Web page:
Skip to main content

Kagan Supreme Court hearings to start June 28

By the CNN Wire Staff
If confirmed, Elena Kagan would become third woman on nine-member bench and the fourth woman in court's history.
If confirmed, Elena Kagan would become third woman on nine-member bench and the fourth woman in court's history.
  • NEW: Supreme Court nominee Elena Kagan met with seven Senate Democrats on Wednesday
  • Kagan's confirmation hearings will start June 28
  • Judiciary Committee Chairman Patrick Leahy says there's no reason to further delay the start of the hearings
  • The committee's top Republican, Alabama Sen. Jeff Sessions, had asked for the hearings to start after July Fourth

Washington (CNN) -- The Senate Judiciary Committee will begin its confirmation hearings for Supreme Court nominee Elena Kagan on June 28, Sen. Patrick Leahy, D-Vermont, announced Wednesday.

"There is no reason to unduly delay consideration of this nomination," said Leahy, the committee's chairman. He asserted that the start date is "a reasonable schedule that is in line with past practice."

Last year, he noted, "we proceeded with the hearing on the nomination of Justice (Sonia) Sotomayor 48 days after she was designated. Senate Republicans said that hearing was fair, and was conducted fairly. This year, I am scheduling the hearing to start 49 days after the nomination was announced."

President Barack Obama nominated Kagan on May 10 to fill the seat being vacated by Justice John Paul Stevens, who announced his retirement last month after 34 years on the high court. Kagan currently serves as the Justice Department's solicitor general.

Alabama Sen. Jeff Sessions, the committee's top Republican, noted that he had asked Leahy to delay the start of the hearings until after the congressional July Fourth recess.

"This would give the committee adequate time to review Ms. Kagan's record and to prepare for the hearings -- including a careful review of the hundreds of thousands of pages of documents we expect to receive," he said.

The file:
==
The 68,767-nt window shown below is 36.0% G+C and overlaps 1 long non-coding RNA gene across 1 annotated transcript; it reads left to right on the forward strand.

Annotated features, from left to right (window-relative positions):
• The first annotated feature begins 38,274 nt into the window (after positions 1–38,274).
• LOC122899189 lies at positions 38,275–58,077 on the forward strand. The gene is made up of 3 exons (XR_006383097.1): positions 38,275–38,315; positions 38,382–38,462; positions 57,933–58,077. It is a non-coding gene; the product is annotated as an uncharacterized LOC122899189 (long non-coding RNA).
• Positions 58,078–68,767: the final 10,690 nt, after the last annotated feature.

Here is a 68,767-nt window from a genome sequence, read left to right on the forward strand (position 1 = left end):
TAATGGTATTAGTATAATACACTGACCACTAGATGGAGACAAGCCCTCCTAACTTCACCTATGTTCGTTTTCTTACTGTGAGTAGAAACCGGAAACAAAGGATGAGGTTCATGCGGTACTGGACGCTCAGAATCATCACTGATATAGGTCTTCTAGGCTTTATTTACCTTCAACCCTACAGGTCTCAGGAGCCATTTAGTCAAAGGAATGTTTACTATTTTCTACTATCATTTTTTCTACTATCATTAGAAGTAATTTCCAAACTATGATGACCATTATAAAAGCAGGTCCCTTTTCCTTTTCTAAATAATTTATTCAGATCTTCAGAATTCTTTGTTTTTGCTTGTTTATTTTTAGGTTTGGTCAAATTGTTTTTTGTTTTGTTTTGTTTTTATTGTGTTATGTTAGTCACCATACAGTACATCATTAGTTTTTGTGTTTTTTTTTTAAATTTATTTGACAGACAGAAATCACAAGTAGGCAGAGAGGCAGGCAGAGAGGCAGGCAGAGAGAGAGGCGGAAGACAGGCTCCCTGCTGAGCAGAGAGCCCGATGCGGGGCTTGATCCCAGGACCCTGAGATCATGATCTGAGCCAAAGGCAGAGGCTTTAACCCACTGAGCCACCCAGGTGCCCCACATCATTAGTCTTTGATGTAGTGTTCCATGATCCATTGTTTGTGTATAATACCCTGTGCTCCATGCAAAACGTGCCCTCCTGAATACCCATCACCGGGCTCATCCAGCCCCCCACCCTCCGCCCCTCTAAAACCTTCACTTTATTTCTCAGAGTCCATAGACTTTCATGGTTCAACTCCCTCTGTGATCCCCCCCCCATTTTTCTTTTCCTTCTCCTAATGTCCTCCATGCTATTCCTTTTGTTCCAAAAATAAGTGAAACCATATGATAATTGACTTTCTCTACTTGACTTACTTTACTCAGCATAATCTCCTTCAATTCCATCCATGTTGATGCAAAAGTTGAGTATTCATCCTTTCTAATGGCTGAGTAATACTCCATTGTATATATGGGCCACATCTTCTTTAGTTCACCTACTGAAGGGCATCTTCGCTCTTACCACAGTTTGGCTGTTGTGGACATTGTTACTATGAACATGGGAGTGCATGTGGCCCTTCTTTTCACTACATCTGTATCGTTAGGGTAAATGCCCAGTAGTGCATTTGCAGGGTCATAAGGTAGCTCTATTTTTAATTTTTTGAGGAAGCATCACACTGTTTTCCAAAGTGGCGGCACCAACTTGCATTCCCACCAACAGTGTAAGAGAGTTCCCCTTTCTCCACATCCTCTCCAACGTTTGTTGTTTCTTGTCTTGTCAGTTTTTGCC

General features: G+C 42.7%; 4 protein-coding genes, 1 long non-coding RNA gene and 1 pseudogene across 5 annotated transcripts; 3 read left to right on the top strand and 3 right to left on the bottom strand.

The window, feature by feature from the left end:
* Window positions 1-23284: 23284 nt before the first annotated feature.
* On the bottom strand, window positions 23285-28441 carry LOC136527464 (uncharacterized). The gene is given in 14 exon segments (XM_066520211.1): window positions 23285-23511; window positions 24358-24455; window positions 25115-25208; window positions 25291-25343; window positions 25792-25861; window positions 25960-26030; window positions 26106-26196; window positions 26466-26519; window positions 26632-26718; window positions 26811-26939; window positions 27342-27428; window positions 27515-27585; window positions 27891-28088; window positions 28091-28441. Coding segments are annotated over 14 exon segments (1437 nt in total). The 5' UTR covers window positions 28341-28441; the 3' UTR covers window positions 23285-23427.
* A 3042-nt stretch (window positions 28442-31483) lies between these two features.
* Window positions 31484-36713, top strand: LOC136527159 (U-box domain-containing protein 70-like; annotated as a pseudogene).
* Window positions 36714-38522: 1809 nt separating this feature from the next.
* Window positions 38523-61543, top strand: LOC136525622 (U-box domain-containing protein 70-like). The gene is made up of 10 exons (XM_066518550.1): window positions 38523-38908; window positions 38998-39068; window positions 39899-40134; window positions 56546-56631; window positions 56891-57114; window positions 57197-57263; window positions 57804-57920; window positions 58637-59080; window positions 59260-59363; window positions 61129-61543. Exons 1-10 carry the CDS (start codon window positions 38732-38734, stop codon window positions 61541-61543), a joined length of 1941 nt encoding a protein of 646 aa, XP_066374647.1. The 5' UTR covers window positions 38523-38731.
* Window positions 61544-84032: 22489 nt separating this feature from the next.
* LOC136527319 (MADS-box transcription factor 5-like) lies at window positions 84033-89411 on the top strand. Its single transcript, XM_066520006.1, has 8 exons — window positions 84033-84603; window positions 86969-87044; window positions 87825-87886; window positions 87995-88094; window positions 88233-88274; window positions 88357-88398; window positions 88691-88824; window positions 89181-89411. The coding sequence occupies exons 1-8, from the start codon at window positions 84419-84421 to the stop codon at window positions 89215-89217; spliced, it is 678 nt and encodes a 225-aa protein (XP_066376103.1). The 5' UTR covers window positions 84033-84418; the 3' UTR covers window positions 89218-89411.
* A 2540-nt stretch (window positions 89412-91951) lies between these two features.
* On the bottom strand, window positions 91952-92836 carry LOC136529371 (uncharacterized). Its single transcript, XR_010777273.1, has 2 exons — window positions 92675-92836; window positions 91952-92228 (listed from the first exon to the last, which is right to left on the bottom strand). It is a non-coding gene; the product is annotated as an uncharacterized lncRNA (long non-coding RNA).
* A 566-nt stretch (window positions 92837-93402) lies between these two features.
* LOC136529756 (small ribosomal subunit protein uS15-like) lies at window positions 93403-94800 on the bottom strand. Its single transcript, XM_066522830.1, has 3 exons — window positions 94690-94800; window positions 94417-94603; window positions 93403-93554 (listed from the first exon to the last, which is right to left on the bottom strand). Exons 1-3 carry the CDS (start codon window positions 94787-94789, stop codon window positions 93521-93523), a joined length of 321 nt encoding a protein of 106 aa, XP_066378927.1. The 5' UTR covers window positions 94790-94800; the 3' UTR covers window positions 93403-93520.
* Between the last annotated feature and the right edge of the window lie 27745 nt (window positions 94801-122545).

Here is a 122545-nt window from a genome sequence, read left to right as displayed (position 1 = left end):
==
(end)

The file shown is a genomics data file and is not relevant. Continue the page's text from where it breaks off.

Sessions warned that "it remains to be seen" whether Leahy's schedule "will be adequate to allow us to meet our important constitutional responsibility to thoroughly review Ms. Kagan's record ... and to hold respectful and substantive hearings."

Sessions said he has told Leahy that "developments may occur during the course of such a review that simply require additional time."

Senators are currently reviewing Kagan's several-hundred-page response to the Judiciary Committee's bipartisan questionnaire, a document used to explore every high court nominee's academic, legal, and financial record, among other things.

Nine boxes of material were submitted to the committee Tuesday afternoon, and posted online shortly thereafter.

Leahy's announcement came as Kagan continued a series of meetings with individual senators on Capitol Hill -- part of the process of laying the groundwork for the confirmation hearings.

Kagan met Wednesday with seven Democrats: Wisconsin's Russ Feingold, Delaware's Ted Kaufman, New Hampshire's Jeanne Shaheen, Nebraska's Ben Nelson, North Dakota's Kent Conrad, Missouri's Claire McCaskill, and Hawaii's Daniel Akaka.

Democrats have generally offered strong praise for the 50-year-old nominee, claiming she would be a fair, independent member of the high court and a worthy replacement for Stevens. Republicans have questioned Kagan's lack of experience on the federal bench and whether she would act independently of Obama's agenda.

They've also criticized Kagan for her efforts to block military recruiters from Harvard University during her time there as law school dean because of the military's "don't ask, don't tell" policy. The policy, opposed by Obama, prevents gays and lesbians from serving openly in the armed forces.

If confirmed, Kagan would become the third woman on the current nine-member bench and the fourth woman in the court's history.

CNN's Paul Courson and Alan Silverleib contributed to this report